If you are putting your signature on the dotted line for any contract, it is vital that the document is reasonable and legally-binding. Signing a contract that has major flaws can not only end up causing a disagreement, but your business may suffer. Every time you make a deal with someone, you have the chance to protect your business, yourself, and your partnerships by having a lawyer review the document for errors. A contract doesn’t have to be riddled with fancy legal terminology either. In fact, the more clear and simple the wordage, the better. In that way, a contract is easily understood by all with minimal to no confusion.
A business contract outlines a set of agreements between two or more parties that establishes a duty to one another. A contract is basically like the rules of a game a pair or group of people are about to play, and those who are confused may not have as good of a game. Similar to a contract, if all parties don’t fully know what their duty is, then they may fail to fulfill them.
If you are a business owner, no matter how large or small the company, there will come a time when you need to write a contract. Even well-intentioned business people may draft a contract with mistakes that could very well cause them to end up in litigation with another party. You may need a business contract when franchising, accepting work as freelancer or independent contractor, buying items, selling services, hiring a contractor, entering a joint venture or partnership, and more. Every business contract should have the following fundamentals:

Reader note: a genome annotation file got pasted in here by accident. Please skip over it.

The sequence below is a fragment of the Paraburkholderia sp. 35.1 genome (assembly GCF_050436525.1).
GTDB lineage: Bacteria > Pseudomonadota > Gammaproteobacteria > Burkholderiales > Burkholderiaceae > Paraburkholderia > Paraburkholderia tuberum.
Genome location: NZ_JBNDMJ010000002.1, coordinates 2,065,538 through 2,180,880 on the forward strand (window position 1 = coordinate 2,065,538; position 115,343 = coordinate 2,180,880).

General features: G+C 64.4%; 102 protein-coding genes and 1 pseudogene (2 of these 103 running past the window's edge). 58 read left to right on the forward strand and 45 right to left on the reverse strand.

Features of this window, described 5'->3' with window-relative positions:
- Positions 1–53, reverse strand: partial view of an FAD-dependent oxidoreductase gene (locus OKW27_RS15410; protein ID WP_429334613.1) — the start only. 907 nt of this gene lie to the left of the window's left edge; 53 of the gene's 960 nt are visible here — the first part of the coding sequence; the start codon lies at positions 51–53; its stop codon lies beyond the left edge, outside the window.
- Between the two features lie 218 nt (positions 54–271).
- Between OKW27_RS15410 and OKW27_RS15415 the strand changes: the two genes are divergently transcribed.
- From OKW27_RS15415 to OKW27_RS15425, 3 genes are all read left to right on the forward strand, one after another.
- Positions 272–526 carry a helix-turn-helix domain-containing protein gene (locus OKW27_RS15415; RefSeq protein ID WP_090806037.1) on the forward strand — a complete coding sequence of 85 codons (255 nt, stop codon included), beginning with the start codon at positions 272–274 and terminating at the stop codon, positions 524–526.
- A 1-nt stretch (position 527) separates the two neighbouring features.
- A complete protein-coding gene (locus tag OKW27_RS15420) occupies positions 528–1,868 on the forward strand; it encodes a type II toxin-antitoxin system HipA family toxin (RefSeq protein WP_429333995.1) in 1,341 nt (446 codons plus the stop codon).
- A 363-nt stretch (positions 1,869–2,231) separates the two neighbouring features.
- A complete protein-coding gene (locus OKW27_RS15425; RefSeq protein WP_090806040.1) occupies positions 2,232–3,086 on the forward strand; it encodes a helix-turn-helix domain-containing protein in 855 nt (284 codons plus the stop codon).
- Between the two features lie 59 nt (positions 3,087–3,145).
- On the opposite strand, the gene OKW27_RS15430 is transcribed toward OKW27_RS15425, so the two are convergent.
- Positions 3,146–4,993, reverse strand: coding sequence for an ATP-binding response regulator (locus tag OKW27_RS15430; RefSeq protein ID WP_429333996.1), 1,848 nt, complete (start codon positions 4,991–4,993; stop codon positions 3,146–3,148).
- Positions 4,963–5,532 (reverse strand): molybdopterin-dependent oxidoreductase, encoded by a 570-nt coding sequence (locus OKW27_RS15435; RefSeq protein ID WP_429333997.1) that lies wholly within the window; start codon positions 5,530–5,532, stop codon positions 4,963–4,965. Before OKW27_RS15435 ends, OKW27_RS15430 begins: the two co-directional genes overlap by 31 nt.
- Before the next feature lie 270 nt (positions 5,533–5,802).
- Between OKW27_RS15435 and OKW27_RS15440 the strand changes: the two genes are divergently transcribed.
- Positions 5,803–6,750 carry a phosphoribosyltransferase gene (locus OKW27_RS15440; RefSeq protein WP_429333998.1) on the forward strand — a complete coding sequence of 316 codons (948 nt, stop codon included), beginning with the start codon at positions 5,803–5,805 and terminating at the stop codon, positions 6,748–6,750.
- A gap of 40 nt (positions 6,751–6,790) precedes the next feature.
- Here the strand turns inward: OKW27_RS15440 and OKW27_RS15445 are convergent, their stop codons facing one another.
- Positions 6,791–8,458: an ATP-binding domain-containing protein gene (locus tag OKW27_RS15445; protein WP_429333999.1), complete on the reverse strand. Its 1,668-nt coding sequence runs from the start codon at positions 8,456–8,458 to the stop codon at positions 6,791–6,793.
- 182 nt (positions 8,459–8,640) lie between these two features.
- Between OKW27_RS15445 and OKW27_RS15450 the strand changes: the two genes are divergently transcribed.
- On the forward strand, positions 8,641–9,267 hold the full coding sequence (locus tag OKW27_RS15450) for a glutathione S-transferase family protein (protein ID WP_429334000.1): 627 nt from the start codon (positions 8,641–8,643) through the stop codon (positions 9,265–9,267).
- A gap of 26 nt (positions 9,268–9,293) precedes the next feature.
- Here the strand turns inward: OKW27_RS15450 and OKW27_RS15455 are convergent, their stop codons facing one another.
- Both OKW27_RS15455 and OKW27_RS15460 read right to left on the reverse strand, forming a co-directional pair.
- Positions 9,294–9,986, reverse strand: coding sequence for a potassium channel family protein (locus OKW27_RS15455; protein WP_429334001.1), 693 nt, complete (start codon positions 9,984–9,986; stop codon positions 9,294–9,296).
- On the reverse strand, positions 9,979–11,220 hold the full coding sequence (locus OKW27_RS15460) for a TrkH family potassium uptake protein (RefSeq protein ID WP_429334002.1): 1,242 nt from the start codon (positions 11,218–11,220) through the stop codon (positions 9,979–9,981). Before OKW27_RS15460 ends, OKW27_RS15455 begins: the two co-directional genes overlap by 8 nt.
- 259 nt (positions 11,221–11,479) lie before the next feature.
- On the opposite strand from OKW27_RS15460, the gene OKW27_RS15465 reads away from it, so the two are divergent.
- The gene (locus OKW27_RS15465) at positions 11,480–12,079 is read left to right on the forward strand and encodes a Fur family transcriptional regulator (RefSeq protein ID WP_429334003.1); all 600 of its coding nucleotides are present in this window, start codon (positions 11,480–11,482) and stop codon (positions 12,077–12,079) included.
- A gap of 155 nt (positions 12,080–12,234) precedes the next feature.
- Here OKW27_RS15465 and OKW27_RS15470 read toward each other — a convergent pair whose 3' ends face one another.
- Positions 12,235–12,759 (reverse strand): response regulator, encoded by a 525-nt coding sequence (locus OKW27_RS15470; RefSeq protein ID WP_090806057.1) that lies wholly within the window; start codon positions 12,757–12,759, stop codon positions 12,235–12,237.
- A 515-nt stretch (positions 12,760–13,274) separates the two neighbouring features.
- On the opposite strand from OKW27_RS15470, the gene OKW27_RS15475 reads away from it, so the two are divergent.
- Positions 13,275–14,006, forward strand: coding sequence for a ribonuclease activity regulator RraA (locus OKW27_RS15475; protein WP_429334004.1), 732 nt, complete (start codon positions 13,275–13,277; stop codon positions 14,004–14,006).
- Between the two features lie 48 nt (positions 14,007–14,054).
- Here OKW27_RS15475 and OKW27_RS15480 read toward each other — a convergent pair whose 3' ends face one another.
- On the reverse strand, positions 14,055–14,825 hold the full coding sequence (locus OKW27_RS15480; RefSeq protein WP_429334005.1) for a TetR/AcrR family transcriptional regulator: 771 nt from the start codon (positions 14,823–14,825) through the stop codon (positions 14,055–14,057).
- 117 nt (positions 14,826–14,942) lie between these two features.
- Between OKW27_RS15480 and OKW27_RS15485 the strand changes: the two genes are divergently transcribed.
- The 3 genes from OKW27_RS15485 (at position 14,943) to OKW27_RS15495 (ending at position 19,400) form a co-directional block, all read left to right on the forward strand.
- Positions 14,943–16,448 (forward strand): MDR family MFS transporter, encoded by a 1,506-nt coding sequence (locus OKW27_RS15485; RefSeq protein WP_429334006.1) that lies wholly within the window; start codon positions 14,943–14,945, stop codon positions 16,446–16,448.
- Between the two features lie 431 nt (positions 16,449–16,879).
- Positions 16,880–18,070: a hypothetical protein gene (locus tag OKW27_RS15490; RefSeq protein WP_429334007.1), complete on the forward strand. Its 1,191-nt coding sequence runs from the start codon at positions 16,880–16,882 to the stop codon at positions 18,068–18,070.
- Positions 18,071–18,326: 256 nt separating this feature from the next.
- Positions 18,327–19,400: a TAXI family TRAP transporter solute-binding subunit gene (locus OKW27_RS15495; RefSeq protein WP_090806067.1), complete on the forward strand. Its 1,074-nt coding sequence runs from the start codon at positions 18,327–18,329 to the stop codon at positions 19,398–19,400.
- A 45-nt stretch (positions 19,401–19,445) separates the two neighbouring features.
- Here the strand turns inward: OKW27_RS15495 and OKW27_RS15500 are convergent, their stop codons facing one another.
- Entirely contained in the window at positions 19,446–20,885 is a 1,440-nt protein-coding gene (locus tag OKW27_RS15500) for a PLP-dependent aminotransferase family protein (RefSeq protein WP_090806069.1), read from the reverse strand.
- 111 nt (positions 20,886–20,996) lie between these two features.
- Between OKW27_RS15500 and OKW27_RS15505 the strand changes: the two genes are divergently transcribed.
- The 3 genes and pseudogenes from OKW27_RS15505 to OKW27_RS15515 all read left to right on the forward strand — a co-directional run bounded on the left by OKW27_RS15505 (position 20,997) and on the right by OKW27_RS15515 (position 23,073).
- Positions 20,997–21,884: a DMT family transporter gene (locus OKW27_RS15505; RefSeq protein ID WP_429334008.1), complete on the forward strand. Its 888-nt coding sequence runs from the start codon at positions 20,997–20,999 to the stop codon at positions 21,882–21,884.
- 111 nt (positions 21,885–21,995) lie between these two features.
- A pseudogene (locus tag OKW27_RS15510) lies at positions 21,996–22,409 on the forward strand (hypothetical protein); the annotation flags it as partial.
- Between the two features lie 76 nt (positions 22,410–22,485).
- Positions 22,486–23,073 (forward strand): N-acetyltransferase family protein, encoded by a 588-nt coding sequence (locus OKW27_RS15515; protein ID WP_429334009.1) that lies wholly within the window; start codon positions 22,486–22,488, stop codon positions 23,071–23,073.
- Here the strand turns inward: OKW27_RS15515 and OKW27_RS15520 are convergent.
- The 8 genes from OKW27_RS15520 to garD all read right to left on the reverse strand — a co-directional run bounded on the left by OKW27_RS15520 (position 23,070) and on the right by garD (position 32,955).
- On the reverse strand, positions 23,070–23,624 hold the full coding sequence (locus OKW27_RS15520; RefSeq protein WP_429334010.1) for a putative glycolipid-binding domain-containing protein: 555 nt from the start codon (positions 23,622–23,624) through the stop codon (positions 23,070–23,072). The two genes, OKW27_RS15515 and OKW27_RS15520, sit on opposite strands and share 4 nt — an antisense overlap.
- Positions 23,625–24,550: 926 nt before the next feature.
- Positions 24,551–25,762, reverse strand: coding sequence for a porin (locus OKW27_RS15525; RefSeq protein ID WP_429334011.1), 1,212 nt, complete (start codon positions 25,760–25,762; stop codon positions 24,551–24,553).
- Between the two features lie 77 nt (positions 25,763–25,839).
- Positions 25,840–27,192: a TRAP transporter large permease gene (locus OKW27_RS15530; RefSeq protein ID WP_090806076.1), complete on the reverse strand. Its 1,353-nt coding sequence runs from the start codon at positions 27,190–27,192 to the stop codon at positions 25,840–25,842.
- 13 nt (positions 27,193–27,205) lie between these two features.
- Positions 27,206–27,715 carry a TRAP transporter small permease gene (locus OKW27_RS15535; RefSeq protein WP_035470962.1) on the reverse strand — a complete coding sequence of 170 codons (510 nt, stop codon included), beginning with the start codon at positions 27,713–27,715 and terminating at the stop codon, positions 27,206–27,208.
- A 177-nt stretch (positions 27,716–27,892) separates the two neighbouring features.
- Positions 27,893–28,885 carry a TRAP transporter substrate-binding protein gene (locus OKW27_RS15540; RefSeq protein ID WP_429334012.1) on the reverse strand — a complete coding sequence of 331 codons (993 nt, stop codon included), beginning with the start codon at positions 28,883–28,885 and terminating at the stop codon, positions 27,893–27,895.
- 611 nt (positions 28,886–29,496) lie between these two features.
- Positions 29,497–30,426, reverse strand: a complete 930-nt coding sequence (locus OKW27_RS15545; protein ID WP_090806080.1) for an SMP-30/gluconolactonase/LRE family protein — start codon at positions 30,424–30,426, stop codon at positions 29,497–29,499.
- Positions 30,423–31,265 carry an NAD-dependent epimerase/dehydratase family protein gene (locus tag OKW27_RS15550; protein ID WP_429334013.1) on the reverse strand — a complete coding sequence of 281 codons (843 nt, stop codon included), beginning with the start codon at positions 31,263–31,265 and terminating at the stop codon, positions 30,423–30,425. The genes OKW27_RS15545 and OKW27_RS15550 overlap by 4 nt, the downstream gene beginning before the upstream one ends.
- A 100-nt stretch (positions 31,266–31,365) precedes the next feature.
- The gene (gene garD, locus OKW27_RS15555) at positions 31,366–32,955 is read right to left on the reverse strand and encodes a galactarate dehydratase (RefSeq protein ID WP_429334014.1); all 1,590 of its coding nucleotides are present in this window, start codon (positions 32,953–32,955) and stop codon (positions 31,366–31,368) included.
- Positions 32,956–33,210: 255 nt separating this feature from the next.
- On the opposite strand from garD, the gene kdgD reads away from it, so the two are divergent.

- Date of the contract
- Names of parties involved
- Contract expiration dates
- Payment amounts
- Potential damages for breaching contract
The initial step in writing a business contract is to figure out who the parties are and the parameters of the deal to be exchanged. The physical document may be created by one party, however, an meeting should be had that includes all parties so each is given a chance to express their terms, wants, and needs before signing. This meeting allows an opportunity for potential disagreements to be worked through before signatures are provided, because once everyone signs, it’s set in stone. And if one or more parties breach their end of the agreement, this can lead to not only stress, but loss in profits as well.
As our business lawyer friends from Kaplan Law Practice, LLC have seen before, people who have good intentions may enter contracts only to find that they are at odds about a term or expectation. By having a legal professional review the contract first, the best interest of all parties can be protected, increasing the chances of it all going well without issue.